9 December 2014

A PowerPoint 'weather bomb' presentation!!!


What is a weather 'bomb'?


A Met Office "be aware" warning is running for parts of Scotland, England and Northern Ireland.
Parts of western Scotland are braced for strong winds and "unusually high" waves, while there have already been a string of road accidents amid snow and ice.
But with newspapers predicting a UK weather 'bomb' for the second year running, what does the term actually mean?
BBC weather's Peter Gibbs (above) explains:
A Met Office "be aware" warning is running for parts of Scotland, England and Northern Ireland.
Parts of western Scotland are braced for strong winds and "unusually high" waves, while there have already been a string of road accidents amid snow and ice.
But with newspapers predicting a UK weather 'bomb' for the second year running, what does the term actually mean?
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The above (word for word) appears on today's BBC website. To watch the presentation, click on "What is a weather 'bomb'".

Then ask yourself whether weather forecasts are aided or abetted by yet another PowerPoint style presentation (on which I've blogged previously and ad nauseam.

I don't think such expensively created graphics add very much. Nor do I believe for one moment that we are about to be 'bombed' out of existence, or at least under cover.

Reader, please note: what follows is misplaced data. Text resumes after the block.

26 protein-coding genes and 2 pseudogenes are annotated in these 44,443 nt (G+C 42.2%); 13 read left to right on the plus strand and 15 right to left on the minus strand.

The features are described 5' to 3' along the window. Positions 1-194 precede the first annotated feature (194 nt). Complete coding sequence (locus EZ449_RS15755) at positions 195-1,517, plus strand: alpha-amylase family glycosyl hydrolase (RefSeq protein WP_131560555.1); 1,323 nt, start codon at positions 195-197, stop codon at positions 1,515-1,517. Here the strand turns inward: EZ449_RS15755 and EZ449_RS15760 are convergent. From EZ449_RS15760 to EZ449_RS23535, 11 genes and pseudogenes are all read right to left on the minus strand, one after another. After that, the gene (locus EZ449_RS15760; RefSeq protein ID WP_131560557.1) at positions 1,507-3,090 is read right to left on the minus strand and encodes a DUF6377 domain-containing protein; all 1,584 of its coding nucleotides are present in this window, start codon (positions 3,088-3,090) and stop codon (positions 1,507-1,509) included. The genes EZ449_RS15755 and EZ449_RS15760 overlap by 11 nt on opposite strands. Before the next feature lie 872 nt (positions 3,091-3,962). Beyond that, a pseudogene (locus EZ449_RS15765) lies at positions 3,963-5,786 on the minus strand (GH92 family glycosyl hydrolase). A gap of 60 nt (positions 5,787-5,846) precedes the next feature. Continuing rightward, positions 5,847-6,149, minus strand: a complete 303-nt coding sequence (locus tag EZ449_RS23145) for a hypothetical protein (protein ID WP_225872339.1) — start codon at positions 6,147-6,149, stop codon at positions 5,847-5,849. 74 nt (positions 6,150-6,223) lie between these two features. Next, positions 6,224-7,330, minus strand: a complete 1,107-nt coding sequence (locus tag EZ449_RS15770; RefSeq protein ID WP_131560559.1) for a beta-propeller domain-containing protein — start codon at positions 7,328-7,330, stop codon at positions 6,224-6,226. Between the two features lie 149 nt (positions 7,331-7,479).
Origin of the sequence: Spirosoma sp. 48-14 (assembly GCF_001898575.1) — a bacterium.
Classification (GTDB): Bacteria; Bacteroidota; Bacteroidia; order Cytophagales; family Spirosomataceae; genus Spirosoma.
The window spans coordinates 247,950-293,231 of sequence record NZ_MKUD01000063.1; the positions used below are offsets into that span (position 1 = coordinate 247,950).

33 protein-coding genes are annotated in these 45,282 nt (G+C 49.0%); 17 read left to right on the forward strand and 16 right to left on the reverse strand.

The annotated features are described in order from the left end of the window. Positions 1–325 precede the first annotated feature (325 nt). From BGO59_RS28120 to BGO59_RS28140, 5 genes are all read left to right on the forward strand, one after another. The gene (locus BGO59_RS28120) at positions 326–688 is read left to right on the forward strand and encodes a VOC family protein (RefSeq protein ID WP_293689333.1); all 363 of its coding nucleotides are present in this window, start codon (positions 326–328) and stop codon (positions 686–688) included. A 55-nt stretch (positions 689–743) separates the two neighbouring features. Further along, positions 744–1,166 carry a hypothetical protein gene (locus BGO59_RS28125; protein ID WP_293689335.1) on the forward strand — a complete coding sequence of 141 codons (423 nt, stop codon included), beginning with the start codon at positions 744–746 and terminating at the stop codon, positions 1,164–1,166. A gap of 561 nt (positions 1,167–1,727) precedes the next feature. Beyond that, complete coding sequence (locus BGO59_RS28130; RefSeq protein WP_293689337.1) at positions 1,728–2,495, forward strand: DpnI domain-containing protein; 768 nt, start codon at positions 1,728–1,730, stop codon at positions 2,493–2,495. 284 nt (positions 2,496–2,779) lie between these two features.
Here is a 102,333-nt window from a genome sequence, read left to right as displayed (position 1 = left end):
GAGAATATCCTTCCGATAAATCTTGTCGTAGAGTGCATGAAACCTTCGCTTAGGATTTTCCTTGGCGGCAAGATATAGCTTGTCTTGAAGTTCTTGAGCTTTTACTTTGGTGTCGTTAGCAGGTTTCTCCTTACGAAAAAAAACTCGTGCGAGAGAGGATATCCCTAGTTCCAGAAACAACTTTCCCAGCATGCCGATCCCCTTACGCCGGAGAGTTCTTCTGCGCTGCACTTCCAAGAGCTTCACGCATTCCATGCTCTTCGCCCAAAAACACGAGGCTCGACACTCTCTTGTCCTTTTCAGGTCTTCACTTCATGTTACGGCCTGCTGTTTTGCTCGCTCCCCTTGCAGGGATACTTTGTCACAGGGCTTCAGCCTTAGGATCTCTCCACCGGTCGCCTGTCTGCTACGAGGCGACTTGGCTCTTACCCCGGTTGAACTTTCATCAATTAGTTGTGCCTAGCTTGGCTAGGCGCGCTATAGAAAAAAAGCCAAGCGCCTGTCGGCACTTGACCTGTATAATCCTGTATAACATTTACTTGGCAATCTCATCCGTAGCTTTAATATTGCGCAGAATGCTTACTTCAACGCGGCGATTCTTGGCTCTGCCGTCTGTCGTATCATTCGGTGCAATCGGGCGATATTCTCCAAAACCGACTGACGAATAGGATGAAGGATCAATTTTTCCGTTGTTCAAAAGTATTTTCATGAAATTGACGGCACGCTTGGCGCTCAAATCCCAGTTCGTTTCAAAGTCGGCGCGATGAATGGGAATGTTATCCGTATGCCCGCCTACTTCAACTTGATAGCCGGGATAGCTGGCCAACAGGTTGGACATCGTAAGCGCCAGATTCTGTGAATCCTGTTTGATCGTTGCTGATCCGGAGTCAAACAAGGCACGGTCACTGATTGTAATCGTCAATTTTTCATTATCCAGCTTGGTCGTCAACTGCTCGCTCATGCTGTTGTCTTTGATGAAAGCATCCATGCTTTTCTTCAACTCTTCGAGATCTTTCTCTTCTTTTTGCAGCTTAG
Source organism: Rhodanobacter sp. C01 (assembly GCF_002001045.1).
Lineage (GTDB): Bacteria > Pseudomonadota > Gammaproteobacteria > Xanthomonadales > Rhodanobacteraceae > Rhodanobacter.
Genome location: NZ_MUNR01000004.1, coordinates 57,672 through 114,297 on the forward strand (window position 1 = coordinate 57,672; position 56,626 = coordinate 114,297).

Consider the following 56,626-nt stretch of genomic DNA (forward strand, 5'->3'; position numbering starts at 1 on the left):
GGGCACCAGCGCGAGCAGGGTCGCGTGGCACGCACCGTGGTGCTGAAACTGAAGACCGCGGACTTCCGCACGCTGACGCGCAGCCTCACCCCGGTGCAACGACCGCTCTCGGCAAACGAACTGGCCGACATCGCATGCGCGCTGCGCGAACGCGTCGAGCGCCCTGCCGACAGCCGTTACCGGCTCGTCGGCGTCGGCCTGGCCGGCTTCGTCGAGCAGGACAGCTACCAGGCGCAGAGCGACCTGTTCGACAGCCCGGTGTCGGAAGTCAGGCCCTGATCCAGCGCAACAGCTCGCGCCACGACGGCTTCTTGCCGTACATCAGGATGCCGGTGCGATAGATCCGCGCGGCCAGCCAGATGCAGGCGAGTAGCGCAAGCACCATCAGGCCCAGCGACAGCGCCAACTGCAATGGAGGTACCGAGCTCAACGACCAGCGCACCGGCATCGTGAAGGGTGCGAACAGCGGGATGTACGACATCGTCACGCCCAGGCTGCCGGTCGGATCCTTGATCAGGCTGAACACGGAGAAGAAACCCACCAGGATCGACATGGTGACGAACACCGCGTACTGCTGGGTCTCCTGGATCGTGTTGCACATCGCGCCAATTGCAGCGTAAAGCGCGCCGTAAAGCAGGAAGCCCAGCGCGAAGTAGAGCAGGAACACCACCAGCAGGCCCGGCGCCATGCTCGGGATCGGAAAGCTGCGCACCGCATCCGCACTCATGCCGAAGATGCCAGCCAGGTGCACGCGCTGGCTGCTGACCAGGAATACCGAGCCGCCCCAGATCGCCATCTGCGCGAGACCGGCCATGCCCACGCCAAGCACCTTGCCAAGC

But I suppose such graphics are a good excuse for inflicting yet more frightening tabloid headlines on us unsuspecting viewers (and license payers)...
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P.S. 3  days later: The 'bomb' shows no sign of appearing here in the depths of Somerset! Quel surprise...  
Meanwhile, PowerPoint style news programmes continue apace on the BBC and elsewhere.
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2 comments:

Anxiety said...

Hi Max,

I wasn't sure the best way to get pass this on to you. I was just wondering if you would be interested in speaking at the conference I am running at the London School of Economics? The website can be found here: http://2015.sparkslse.com. It would be incredible to have you deliver a 45 minute talk on public speaking, if you could get in touch at j.m.sutton@lse.ac.uk, that would be amazing!

Thanks,
Jaysen

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